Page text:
Nothing against strawberries in winter, but maybe you have already noticed that freshly picked, regional strawberries taste much better in summer than they do at Christmas time. If you like strawberries in winter you can freeze some ripe fruits in summer to enjoy them in the cold season. Frozen fruits and vegetables are often underestimated, but actually they are a good alternative to fresh food. The main reason is that they are immediately frozen after having been harvested ripe, so that they not only taste good but also contain almost all of their nutrients.
Of course, there are also some products which do not grow in Germany, such as Kiwi, Pineapple, Papaya and Co. Recipes made with these ingredients make it worthwhile to first look for alternatives that have similar nutritional values but are equal or often even more intense (a good example are domestic flax seeds instead of Chia seeds from South America).
For some ingredients, however, there are no alternatives, such as for the olive oil in the Mediterranean kitchen. The Mediterranean diet is well known as one of the healthiest diets in the world due to different nutritional and lifestyle factors. Part of it is the famous olive oil, which is used in almost all dishes and which has an anti-inflammatory effect due to its high amount of omega-3 fatty acids. When using olive oil, it makes sense to pay attention to the quality. The highest grade of the olive oils is "extra virgin olive oil". This olive oil is "cold-extracted", that means that the temperatures during the production of the olive oil must not exceed 27°C in order to preserve the heat-sensitive, valuable substances.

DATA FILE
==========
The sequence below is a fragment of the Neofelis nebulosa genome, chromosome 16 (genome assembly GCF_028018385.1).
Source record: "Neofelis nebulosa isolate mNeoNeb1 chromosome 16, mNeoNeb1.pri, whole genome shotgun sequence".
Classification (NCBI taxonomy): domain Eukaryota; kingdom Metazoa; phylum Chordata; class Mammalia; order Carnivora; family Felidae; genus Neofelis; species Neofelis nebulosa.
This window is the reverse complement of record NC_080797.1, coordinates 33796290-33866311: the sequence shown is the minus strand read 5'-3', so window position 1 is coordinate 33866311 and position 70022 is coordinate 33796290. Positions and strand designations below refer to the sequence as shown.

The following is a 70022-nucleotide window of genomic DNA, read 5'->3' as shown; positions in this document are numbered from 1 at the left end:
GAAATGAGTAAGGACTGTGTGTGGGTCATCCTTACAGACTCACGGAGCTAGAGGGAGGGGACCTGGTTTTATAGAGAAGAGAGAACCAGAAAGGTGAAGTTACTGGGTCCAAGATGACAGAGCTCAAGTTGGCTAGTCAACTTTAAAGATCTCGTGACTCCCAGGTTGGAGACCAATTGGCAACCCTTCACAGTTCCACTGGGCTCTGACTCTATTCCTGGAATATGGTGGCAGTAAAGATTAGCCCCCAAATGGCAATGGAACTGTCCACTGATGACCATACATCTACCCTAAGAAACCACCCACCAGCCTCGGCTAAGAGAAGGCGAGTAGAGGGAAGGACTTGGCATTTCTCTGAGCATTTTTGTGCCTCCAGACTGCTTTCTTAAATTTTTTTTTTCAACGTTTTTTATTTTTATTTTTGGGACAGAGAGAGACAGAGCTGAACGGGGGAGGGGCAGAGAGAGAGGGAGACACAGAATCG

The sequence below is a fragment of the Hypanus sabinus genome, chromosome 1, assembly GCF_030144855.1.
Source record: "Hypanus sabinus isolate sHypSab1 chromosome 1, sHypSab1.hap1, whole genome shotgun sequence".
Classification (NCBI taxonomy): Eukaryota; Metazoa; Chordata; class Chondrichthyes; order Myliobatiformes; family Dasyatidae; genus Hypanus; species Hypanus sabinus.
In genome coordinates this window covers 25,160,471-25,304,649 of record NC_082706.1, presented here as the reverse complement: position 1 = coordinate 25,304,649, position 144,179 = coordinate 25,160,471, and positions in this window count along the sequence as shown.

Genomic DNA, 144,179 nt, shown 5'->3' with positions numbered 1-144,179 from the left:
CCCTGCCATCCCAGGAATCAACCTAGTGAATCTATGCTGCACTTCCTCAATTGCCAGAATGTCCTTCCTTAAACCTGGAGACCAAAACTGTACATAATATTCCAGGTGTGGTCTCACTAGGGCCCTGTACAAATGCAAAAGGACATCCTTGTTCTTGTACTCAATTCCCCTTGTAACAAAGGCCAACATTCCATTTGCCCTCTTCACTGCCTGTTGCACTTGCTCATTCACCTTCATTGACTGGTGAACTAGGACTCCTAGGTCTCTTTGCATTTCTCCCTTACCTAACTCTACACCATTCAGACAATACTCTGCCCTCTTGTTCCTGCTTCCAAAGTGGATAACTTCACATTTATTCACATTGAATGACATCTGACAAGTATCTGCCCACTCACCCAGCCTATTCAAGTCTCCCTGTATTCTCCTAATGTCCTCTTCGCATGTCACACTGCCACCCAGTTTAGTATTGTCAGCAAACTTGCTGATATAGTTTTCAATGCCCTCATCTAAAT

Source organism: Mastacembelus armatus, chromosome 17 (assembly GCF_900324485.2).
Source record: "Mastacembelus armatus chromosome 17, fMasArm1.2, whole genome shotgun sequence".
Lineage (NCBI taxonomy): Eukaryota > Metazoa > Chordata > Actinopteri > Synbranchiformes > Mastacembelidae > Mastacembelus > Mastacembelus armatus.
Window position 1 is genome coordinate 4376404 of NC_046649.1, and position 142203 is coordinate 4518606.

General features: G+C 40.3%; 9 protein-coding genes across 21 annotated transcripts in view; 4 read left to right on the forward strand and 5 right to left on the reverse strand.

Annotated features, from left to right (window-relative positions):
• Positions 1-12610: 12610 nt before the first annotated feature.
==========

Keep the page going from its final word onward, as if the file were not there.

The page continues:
A daily intake of 2-3 tablespoons of high-quality olive oil is recommended to stay healthy and live long - at least, if you want to believe the centenarians in Sardinia or on the Greek island of Ikaria, which after all, belong to the oldest people in the world (more about the longest-living people in the so-called "Blue Zones®" you can learn in my seminar "The secret of longevity - how to become 100years old and stay healthy").
If you are looking for a really good olive oil for your salads and Mediterranean dishes, I can personally recommend the oil of the German-Greek family Sgouros from Corfu (www.sgouros.de). This family puts a lot of love in the personal production of their olive oil - and you can taste it!
Last but not least, it is often a special feeling which we associate with certain foods from the respective country. Just think of French wine at sunset by the sea, homemade pasta with the Italian Mama, fresh coconut in Asia, gyros and tzatziki in a Greek taverna – the list could be endless. By getting these dishes home, we also want to preserve special feelings connected with this food, and by preparing certain dishes we warm up our memories. That's nice and can definitely make us feel good. Nevertheless, it will never taste the same as in the country of its origin, because a sense of life cannot be reheated. So please do not despair if your food does not taste exactly as it did in the country where it originally came from. Enjoy it as well as the feeling you associate with it.
Much more important than imitating the perfect taste experience, however, is that you find a diet that suits you best in your special situation while you stay curious about foreign cultures and people. And the best way to get to know them is through their kitchen. Because where are wars won? Not on battlefields, but in the kitchen and the hearts of the people.
If you have not yet found the perfect diet for you in your individual life situation, then feel free to contact me and together we will find out what suits best for you personally.